Hundreds of thousands of jobs that require both business and technical skills are open in the U.S., which means it’s likely your company is hiring for an important member of your team. But if you are relying on typical tried-and-true measures to find candidates, there are many potential great fits with the right skills that won’t even make it past the initial screening process.
Whether it’s that they couldn’t afford college, didn’t get their start in the “perfect” industry, started out running their own small businesses or even may have run into trouble with the law when they were younger, unfortunately, in hiring, skilled candidates who have taken a different path can be overlooked by even the best businesses.
Hiring managers often give preference to (and even hold out for) those who have the “right” specific last roles, the “right” internships, a specific number of years of experience or graduated from the “right” university. Interestingly, those companies often state bold goals in improving diversity, yet their upstream talent practices diminish the likelihood of increasing diversity.
In defense of slow improvement in diversity, companies often cite, and even complain, that the talent “pipeline” simply does not have enough diversity, so how could they possibly hire diverse candidates out of a non-diverse pipeline without compromising on skills? Of course the potential candidate pool is not diverse if the specs for candidates reflect exactly who you already have on the board!
As someone who took the path less traveled myself, yet who has benefited from leaders and companies that saw past my untraditional background, I worry that others like me — and those with far more unique and challenging backgrounds — may not be “seen” for the awesomeness and potential they possess.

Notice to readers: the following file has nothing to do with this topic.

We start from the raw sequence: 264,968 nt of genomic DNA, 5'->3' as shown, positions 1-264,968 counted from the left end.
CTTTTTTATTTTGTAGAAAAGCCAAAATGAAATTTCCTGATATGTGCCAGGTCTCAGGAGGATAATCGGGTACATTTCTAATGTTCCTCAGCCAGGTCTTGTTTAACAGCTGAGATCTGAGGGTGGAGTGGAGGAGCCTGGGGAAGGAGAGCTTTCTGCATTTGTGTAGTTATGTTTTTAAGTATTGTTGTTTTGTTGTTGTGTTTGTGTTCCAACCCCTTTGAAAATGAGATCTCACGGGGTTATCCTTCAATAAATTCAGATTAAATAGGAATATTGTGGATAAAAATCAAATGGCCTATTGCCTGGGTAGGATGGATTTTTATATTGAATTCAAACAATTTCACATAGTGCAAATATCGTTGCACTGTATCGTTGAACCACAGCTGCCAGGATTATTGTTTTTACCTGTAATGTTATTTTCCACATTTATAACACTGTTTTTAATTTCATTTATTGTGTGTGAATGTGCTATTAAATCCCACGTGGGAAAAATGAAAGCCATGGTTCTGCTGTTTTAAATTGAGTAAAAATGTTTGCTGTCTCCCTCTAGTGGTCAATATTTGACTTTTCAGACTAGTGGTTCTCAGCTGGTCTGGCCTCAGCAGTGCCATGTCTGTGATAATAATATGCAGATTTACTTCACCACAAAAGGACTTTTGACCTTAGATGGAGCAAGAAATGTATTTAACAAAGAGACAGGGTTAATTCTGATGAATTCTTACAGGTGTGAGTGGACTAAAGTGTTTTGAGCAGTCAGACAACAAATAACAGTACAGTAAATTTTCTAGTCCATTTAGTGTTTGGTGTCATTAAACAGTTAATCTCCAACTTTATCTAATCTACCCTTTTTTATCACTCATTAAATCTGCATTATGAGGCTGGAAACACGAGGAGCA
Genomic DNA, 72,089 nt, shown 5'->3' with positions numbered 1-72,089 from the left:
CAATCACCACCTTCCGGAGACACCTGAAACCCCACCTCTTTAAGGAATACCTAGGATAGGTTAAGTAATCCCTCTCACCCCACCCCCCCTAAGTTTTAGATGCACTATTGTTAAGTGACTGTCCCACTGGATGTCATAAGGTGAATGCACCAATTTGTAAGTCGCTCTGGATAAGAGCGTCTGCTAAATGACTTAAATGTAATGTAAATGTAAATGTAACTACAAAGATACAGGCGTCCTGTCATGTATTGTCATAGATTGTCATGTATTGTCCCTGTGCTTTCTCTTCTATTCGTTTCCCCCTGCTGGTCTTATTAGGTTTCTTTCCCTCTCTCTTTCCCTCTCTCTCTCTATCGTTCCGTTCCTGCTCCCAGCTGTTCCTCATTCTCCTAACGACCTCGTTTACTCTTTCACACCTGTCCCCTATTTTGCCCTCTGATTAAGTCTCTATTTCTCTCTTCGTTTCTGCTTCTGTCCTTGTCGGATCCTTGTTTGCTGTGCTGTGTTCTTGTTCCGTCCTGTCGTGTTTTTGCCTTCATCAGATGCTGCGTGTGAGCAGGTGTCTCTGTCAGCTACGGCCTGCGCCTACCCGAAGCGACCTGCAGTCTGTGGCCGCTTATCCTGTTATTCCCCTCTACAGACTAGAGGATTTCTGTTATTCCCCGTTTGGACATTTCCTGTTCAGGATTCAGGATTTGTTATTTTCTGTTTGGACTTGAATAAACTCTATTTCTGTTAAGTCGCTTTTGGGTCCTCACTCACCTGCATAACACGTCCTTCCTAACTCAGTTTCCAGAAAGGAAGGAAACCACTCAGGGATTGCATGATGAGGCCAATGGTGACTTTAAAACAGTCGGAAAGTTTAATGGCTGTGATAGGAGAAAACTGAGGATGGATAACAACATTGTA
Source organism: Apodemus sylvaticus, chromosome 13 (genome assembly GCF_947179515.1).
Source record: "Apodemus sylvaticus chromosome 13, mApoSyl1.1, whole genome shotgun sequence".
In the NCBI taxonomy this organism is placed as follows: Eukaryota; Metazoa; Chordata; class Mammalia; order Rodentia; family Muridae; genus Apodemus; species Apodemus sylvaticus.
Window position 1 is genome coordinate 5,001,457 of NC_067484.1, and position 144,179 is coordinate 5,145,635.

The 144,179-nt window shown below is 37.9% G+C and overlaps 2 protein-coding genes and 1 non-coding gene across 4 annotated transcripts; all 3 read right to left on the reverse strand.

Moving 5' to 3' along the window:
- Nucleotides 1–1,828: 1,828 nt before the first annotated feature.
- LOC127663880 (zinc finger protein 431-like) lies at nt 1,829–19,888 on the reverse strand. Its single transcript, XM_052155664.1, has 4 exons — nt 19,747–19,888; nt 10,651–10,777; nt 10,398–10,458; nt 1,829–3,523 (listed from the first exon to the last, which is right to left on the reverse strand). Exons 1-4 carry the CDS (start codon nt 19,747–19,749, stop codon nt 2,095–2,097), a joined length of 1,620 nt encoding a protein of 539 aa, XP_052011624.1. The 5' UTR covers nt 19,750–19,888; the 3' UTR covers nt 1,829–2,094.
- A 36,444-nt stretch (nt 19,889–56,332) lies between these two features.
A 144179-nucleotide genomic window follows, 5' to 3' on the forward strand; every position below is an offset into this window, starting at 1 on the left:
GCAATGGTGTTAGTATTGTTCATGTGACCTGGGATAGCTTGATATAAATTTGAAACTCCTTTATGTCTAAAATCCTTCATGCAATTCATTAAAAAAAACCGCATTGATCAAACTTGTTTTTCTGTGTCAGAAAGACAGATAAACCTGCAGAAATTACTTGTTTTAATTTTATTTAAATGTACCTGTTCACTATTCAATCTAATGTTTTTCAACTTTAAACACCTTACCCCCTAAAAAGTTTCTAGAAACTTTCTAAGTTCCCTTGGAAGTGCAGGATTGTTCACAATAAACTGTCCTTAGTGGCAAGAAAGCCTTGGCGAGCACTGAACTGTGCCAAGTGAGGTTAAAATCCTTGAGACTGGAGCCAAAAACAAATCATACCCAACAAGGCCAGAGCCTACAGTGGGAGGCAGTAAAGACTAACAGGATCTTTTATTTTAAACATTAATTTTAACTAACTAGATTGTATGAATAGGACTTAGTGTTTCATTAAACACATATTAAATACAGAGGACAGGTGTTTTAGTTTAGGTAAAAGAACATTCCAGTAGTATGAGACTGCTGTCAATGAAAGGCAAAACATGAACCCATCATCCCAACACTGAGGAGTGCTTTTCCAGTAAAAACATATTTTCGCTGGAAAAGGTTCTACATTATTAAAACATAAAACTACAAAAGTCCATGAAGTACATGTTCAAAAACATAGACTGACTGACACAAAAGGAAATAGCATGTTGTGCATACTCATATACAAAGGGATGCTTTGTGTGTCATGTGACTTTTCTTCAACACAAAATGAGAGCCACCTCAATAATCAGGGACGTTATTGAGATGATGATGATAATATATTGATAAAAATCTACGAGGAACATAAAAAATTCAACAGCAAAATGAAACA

Some companies are pursuing new approaches, like skills-based hiring.
Ironically, right under the nose of the companies that need specific skills are candidates who have relevant training and demonstrated skills, yet not the traditional experiences that meet typical hiring prerequisites. This is especially true considering the increase of graduates of innovative, on-demand education models and organizations like General Assembly that rapidly provide 21st century skills to diverse populations around the world.
Research shows that in hiring, the deck is often stacked against low-income and minority candidates — especially when it comes to the technology sector. Degree requirements alone drastically limit the candidate pool, with approximately 70 percent of American adults over 25 finding themselves without an undergraduate degree — particularly racial/ethnic minorities or low-income adults. For those employers specifically focused on top-tier or Ivy League graduates, their talent pool is further limited to less than 1 percent of college graduates.
Because companies often hasten to fill positions, it’s understandable that they use systems and processes to mitigate risk and find the best candidates. They may not realize, however, that those very tools may be creating barriers to accessing top talent. Even if they do realize it, they may not know a way to innovate the hiring practice to be more skill-centric while still mitigating risk and measuring for likely success.
Luckily, some companies are pursuing new approaches, like skills-based hiring, to make the hiring process more open and equitable. Last year, EY recognized that a college degree is not indicative of job performance, replacing its college degree requirement with pre-employment tests. Today’s hiring environment and business needs require tools to better identify competencies, skills and indicators of grit and potential, rather than typical interviewing practices based on what’s on a resume alone.
An updated perspective on the value of, and specific skills and non-traditional backgrounds in, an organization, coupled with the best assessments, can broaden the view to more qualified candidates while simultaneously allowing a company to improve diversity and, accordingly, its performance. This perspective and approach is something that should be explored, iterated, used and scaled.
To that end, I’d like to share this public policy briefing on skills-based hiring, a primer on using data to identify job candidates who can succeed, regardless of education and employment experience.
If our processes let in only those like we have today, we’ll keep getting just that — and we’ll not make the progress that is possible in improving diversity. The good news is, there’s a better way.